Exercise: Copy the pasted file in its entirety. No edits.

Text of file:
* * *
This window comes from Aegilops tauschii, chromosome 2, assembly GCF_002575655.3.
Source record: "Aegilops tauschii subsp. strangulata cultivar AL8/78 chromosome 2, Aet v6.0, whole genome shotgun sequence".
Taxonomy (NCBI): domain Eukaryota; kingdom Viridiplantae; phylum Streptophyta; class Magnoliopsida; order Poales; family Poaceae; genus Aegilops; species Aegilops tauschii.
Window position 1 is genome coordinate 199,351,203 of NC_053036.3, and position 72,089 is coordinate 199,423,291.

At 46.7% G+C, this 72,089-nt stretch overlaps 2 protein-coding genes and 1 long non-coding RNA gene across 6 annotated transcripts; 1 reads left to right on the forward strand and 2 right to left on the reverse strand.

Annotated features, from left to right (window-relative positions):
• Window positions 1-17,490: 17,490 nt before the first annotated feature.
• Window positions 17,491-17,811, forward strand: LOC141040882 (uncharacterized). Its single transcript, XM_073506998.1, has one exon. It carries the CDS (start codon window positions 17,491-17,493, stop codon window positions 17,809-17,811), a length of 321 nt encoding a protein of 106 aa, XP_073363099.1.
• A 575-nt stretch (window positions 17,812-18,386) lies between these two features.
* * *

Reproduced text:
This window comes from Aegilops tauschii, chromosome 2, assembly GCF_002575655.3.
Source record: "Aegilops tauschii subsp. strangulata cultivar AL8/78 chromosome 2, Aet v6.0, whole genome shotgun sequence".
Taxonomy (NCBI): domain Eukaryota; kingdom Viridiplantae; phylum Streptophyta; class Magnoliopsida; order Poales; family Poaceae; genus Aegilops; species Aegilops tauschii.
Window position 1 is genome coordinate 199,351,203 of NC_053036.3, and position 72,089 is coordinate 199,423,291.

At 46.7% G+C, this 72,089-nt stretch overlaps 2 protein-coding genes and 1 long non-coding RNA gene across 6 annotated transcripts; 1 reads left to right on the forward strand and 2 right to left on the reverse strand.

Annotated features, from left to right (window-relative positions):
• Window positions 1-17,490: 17,490 nt before the first annotated feature.
• Window positions 17,491-17,811, forward strand: LOC141040882 (uncharacterized). Its single transcript, XM_073506998.1, has one exon. It carries the CDS (start codon window positions 17,491-17,493, stop codon window positions 17,809-17,811), a length of 321 nt encoding a protein of 106 aa, XP_073363099.1.
• A 575-nt stretch (window positions 17,812-18,386) lies between these two features.